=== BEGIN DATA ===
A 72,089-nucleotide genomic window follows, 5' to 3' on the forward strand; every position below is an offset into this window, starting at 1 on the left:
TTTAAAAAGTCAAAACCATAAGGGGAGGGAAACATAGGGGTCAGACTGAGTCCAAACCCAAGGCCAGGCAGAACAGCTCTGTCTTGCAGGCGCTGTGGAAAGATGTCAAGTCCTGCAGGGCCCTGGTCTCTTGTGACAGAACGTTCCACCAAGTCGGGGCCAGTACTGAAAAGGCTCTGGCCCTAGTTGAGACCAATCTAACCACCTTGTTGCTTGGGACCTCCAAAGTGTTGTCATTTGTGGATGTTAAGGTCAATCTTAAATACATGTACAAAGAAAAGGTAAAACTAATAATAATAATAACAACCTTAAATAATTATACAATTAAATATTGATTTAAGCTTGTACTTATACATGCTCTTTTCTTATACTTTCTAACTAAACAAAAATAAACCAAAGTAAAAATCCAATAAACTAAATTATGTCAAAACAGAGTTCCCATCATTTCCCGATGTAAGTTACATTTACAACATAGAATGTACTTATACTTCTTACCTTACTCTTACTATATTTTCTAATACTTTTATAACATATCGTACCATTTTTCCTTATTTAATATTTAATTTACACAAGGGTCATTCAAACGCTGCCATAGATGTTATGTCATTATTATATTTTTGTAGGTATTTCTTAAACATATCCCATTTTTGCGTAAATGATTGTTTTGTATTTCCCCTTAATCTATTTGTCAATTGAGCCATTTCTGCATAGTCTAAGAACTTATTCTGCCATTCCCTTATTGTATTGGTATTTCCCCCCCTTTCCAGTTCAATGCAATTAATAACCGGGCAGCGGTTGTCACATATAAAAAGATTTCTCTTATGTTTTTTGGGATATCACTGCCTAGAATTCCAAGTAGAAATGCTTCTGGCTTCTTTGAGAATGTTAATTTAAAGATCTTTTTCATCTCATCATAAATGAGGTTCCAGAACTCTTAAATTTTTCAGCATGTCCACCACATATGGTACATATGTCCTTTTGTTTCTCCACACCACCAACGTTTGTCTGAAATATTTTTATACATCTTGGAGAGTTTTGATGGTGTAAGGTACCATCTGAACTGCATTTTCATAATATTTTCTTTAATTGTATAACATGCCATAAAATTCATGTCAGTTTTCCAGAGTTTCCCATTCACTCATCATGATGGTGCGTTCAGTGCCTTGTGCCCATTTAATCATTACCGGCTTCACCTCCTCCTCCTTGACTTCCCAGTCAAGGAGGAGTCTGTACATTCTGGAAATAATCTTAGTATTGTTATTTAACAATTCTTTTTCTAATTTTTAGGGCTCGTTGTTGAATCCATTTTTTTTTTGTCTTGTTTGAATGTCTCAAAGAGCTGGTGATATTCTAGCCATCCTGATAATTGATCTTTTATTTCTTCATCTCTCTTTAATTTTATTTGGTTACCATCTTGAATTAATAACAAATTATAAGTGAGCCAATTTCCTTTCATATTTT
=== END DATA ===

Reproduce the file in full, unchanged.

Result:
A 72,089-nucleotide genomic window follows, 5' to 3' on the forward strand; every position below is an offset into this window, starting at 1 on the left:
TTTAAAAAGTCAAAACCATAAGGGGAGGGAAACATAGGGGTCAGACTGAGTCCAAACCCAAGGCCAGGCAGAACAGCTCTGTCTTGCAGGCGCTGTGGAAAGATGTCAAGTCCTGCAGGGCCCTGGTCTCTTGTGACAGAACGTTCCACCAAGTCGGGGCCAGTACTGAAAAGGCTCTGGCCCTAGTTGAGACCAATCTAACCACCTTGTTGCTTGGGACCTCCAAAGTGTTGTCATTTGTGGATGTTAAGGTCAATCTTAAATACATGTACAAAGAAAAGGTAAAACTAATAATAATAATAACAACCTTAAATAATTATACAATTAAATATTGATTTAAGCTTGTACTTATACATGCTCTTTTCTTATACTTTCTAACTAAACAAAAATAAACCAAAGTAAAAATCCAATAAACTAAATTATGTCAAAACAGAGTTCCCATCATTTCCCGATGTAAGTTACATTTACAACATAGAATGTACTTATACTTCTTACCTTACTCTTACTATATTTTCTAATACTTTTATAACATATCGTACCATTTTTCCTTATTTAATATTTAATTTACACAAGGGTCATTCAAACGCTGCCATAGATGTTATGTCATTATTATATTTTTGTAGGTATTTCTTAAACATATCCCATTTTTGCGTAAATGATTGTTTTGTATTTCCCCTTAATCTATTTGTCAATTGAGCCATTTCTGCATAGTCTAAGAACTTATTCTGCCATTCCCTTATTGTATTGGTATTTCCCCCCCTTTCCAGTTCAATGCAATTAATAACCGGGCAGCGGTTGTCACATATAAAAAGATTTCTCTTATGTTTTTTGGGATATCACTGCCTAGAATTCCAAGTAGAAATGCTTCTGGCTTCTTTGAGAATGTTAATTTAAAGATCTTTTTCATCTCATCATAAATGAGGTTCCAGAACTCTTAAATTTTTCAGCATGTCCACCACATATGGTACATATGTCCTTTTGTTTCTCCACACCACCAACGTTTGTCTGAAATATTTTTATACATCTTGGAGAGTTTTGATGGTGTAAGGTACCATCTGAACTGCATTTTCATAATATTTTCTTTAATTGTATAACATGCCATAAAATTCATGTCAGTTTTCCAGAGTTTCCCATTCACTCATCATGATGGTGCGTTCAGTGCCTTGTGCCCATTTAATCATTACCGGCTTCACCTCCTCCTCCTTGACTTCCCAGTCAAGGAGGAGTCTGTACATTCTGGAAATAATCTTAGTATTGTTATTTAACAATTCTTTTTCTAATTTTTAGGGCTCGTTGTTGAATCCATTTTTTTTTTGTCTTGTTTGAATGTCTCAAAGAGCTGGTGATATTCTAGCCATCCTGATAATTGATCTTTTATTTCTTCATCTCTCTTTAATTTTATTTGGTTACCATCTTGAATTAATAACAAATTATAAGTGAGCCAATTTCCTTTCATATTTT